TGen seeks emergency FDA approval of new swine flu test
The Phoenix-based non-profit Translational Genomics Research Institute (TGen) announced today that, along with a business collaborator, it will submit a request to the U.S. Food and Drug Administration for emergency use of ...
Widely used virus assay shown unreliable when compared to other methods
In the course of doing research on the mosquito-borne pathogens chikungunya virus (CHIKV) and o' nyong-nyong virus (ONNV), Virginia Tech researchers have discovered an inconvenient truth about an assay, strand-specific quantitative ...
Researcher finds there could be up to 200 cold viruses
(PhysOrg.com) -- Bad news for the immune system: New research has boosted the number of likely common-cold viruses waiting to make you miserable from the long-accepted 100 to perhaps double that number.
Genomic signature in blood identifies underlying viral infection
Scientists have identified a genomic "signature" in circulating blood that reveals exposure to common upper respiratory viruses, like the cold or flu, even before symptoms appear.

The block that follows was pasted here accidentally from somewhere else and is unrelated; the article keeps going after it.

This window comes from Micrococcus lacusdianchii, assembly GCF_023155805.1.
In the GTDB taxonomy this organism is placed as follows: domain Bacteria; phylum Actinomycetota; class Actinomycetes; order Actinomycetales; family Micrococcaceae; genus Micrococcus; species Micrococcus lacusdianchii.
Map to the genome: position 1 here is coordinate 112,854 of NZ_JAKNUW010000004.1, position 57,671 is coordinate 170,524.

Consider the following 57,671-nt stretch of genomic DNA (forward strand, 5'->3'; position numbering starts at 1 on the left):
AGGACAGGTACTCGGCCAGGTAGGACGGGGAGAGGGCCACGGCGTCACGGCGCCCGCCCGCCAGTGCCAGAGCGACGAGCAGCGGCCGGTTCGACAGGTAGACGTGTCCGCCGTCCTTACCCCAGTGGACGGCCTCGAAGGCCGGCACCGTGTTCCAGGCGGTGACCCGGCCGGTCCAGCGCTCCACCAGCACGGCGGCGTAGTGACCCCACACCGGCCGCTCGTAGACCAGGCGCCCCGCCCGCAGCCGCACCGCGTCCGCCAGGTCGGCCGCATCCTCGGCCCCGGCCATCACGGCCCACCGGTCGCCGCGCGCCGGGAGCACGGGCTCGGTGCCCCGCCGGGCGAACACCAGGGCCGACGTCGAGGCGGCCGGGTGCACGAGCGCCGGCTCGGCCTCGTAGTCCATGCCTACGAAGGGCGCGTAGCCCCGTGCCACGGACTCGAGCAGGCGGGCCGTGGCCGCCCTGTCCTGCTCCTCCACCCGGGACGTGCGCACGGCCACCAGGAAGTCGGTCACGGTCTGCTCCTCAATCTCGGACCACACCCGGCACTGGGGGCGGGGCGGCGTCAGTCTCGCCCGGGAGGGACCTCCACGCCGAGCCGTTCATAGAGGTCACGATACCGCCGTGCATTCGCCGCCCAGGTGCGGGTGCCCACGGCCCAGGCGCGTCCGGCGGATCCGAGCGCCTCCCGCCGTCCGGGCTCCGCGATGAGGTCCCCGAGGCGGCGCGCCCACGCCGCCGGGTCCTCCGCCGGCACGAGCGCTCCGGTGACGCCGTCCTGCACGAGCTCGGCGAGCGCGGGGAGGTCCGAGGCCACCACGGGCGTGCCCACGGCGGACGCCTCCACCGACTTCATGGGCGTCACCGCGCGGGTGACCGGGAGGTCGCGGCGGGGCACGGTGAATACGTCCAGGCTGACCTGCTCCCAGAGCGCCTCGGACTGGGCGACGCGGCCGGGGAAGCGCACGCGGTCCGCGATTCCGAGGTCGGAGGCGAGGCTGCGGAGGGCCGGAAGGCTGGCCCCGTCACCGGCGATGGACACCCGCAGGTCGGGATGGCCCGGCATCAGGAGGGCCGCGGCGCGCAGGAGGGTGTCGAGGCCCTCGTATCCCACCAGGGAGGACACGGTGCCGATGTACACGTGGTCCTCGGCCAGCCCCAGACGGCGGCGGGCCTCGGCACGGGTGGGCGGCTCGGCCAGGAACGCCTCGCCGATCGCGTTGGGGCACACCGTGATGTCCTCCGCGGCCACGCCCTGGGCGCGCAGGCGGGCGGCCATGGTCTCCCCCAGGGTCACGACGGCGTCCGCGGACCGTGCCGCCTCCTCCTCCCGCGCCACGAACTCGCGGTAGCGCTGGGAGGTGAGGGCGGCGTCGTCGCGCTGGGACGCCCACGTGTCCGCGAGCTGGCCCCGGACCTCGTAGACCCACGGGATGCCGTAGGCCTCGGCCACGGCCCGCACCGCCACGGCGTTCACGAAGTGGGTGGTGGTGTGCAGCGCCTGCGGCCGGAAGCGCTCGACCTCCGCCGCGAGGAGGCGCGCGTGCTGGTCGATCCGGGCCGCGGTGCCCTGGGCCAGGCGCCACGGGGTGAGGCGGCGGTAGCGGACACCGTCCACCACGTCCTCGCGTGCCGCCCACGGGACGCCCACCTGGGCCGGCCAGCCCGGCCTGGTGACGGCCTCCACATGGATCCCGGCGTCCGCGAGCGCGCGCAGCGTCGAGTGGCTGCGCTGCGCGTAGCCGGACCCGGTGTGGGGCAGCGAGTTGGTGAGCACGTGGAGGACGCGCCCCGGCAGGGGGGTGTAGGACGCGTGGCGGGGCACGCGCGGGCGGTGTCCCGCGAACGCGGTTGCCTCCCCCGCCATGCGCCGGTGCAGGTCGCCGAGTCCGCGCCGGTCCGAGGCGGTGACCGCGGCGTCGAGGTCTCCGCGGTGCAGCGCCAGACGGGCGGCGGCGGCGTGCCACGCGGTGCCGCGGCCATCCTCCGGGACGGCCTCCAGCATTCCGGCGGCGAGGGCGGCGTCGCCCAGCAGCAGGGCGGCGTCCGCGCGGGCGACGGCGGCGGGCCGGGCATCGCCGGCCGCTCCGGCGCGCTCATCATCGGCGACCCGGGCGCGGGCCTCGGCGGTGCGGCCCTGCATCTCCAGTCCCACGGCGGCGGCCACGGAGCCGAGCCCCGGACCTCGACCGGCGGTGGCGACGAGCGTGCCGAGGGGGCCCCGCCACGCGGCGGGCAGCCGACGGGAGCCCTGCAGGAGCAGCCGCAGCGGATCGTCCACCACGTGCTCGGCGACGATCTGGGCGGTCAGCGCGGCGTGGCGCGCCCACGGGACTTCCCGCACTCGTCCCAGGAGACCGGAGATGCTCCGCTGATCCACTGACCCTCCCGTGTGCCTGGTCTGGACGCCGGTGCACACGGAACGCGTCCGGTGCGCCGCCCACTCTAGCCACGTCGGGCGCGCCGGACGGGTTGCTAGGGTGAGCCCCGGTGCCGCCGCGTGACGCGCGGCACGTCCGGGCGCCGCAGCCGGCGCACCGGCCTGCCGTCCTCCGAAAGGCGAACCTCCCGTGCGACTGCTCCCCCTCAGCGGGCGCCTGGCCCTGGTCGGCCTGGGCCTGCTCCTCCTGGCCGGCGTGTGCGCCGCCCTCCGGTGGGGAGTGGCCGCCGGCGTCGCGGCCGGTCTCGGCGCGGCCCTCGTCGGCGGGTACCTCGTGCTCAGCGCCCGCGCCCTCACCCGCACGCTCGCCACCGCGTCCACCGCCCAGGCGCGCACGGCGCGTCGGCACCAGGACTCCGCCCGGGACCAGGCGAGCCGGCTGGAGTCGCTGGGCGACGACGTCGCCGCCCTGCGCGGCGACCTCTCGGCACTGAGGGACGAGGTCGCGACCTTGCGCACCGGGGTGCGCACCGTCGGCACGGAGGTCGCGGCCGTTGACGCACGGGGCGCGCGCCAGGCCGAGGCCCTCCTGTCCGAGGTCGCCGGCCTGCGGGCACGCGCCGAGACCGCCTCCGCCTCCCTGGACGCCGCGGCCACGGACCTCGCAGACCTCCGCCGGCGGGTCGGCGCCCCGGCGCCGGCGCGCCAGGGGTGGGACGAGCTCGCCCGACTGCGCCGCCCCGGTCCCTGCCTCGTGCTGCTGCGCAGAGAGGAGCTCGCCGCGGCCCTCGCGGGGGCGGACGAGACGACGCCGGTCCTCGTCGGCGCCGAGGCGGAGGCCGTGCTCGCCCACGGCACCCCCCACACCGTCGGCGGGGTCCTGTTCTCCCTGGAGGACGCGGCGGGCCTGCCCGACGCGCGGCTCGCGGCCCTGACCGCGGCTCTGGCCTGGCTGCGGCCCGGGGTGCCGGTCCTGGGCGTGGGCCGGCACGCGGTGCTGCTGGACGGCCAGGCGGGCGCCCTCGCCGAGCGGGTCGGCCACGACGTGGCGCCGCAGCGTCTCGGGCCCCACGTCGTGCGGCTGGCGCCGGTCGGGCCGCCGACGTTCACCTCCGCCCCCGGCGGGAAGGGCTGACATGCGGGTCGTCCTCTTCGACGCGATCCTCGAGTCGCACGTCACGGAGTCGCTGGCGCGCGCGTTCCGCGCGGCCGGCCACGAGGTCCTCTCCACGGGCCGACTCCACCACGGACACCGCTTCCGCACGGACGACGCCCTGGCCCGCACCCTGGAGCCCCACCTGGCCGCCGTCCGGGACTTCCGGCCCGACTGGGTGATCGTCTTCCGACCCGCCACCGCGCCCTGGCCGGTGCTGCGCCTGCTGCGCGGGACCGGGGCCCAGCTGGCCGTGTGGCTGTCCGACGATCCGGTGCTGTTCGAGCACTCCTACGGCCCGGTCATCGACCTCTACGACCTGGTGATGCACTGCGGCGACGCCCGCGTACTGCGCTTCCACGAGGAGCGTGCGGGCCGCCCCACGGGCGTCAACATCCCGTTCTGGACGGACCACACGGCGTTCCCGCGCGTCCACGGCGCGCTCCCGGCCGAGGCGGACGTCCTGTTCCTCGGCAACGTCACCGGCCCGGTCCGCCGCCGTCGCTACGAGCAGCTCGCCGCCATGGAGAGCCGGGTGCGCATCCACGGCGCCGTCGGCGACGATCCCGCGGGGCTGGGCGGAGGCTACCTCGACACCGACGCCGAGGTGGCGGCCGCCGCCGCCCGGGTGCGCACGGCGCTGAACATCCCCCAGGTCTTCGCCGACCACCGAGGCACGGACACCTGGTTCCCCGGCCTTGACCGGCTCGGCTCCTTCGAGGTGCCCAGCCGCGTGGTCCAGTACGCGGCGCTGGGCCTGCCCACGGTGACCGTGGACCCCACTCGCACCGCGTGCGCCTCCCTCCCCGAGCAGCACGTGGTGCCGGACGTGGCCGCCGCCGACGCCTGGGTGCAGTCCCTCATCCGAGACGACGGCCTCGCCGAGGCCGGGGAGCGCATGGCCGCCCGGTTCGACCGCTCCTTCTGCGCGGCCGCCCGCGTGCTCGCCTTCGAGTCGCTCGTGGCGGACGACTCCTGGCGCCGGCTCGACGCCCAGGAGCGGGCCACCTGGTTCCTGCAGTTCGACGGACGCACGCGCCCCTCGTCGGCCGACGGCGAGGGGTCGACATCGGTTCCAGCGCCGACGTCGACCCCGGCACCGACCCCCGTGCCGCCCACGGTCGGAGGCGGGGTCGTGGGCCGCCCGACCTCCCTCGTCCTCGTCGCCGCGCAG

New electron microscopy images reveal the assembly of HIV
Scientists at the European Molecular Biology Laboratory (EMBL) and the University Clinic Heidelberg, Germany, have produced a three-dimensional reconstruction of HIV (Human Immunodeficiency Virus), which shows ...
Rapid approach to identify influenza A virus mutations and drug resistance developed
Genome Institute of Singapore scientists, led by Christopher Wong, Ph.D., have developed a novel approach to uncover the complete sequence of any influenza A virus, including H1NI, with just a quick nasal swab or nasal pharyngeal ...
'Tamed' virus wipes out cancer cells safely
(PhysOrg.com) -- Scientists at Oxford University have tamed a virus so that it attacks and destroys cancer cells but does not harm healthy cells. The research funded by Cancer Research UK is published in the ...
Catching the common cold virus genome
A new study by Brigham Young University researchers on the virus behind nearly half of all cold infections explains how and where evolution occurs in the rhinovirus genome and what this means for possible vaccines.
Sequences capture the code of the common cold
(PhysOrg.com) -- In an effort to confront our most familiar malady, scientists have deciphered the instruction manual for the common cold.